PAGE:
At present, there are four state-owned non-life insurance companies New India Assurance (Mumbai), National Insurance (Kolkata), United India Insurance (Chennai) and Oriental Insurance (New Delhi). These four companies have a cumulative asset base of Rs 1,02,000 crore, reserves of Rs 15,000 crore and capital of Rs 550 crore.
The demand was made at a meeting of a delegation of Bharatiya Vima Kamgar Sena (BVKS), the umbrella body representing the unions from all these four insurers, which had called on finance minister Arun Jaitley in New Delhi earlier this month. The delegation, which met the finance minister on August 6 to oppose the 49% FDI proposal, was led by two Shiv Sena MPs Anilbhau Desai and Sanjay Raut from Mumbai.
"During our meeting with the minister and financial services secretary GS Sandhu, we demanded merger of all the four PSU non-life players to form a monolithic corporation, which shall strengthen our market share and help us serve rural and social sectors better," New India Assurance union president Sharad Jadhav said.
Currently, the four state-run general insurers have a combined market share of a little more than 55% while the 20 private players control the remaining space.
These PSUs are currently competing mostly against each others by cutting premium rates, which has affected both their market share and profitability apart from providing advantage to private players.
Jadhav also said a merger can help the customers as well as the cost of management expenses will also come down, which can be passed on to customers by way of lower premium.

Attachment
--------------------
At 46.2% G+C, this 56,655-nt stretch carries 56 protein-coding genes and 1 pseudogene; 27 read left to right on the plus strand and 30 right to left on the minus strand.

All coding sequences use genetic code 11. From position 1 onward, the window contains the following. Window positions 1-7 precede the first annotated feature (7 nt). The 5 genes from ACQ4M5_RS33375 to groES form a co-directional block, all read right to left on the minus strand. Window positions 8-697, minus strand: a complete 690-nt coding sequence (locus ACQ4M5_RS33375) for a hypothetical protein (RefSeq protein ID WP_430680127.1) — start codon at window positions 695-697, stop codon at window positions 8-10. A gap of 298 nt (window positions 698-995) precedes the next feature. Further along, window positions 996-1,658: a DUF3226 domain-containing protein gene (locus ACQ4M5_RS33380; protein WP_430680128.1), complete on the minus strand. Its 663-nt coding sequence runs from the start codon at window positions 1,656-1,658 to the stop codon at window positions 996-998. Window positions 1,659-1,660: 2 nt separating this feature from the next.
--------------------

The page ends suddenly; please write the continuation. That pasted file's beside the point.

"If all the four PSU non-life insurers join together to form a single monolithic corporation, then we can save our premium income to the tune of Rs 10,000 crore annually which will further help boost our profitability," he added.
"The BVKS has been strongly demanding merger of all state-run nonlife insurers into one company on the lines of LIC, which still is the dominant market leader with over 70% pie in spite of competing with over two dozen private players," New India Assurance union leader Prasad Samant said.
However, the managements of state-owned non-life insurers are not in favour of the union demand.
"Each of the four state-owned non-life insurers is strongly capitalised and established quite well in the market. They have developed systems and processes which can help them meet and survive the private sector competition," a senior official of a state-run non-life player said.
Life insurers new business premium up a marginal 2.5% at R19,700 crore
The first-year premium of life insurance companies increased a marginal 2.5% from the year ago to R19,699.28 crore as on June 30, 2014. According to data from Insurance Regulatory and Development Authority (Irda), the largest life insurer state-run, LIC, contributed over 71% to the total new business premium for the period ended June, at R14,015.92 crore. Private insurers collected R5,683.36 crore as of June, 2014. Among private life insurers, HDFC Standard collected premium of R810.40 crore (up 38.6% year on year) as on June, 2014, ICICI Prudential R782.21 crore (up 38.4%) and SBI Life collected R732.81 crore (up 2.2%) as first year premium. Reliance Life had first-year business premium of R553.66 (up 7.8%) as of June 2014 and Bajaj Allianz R391.93 crore (down 10.5%).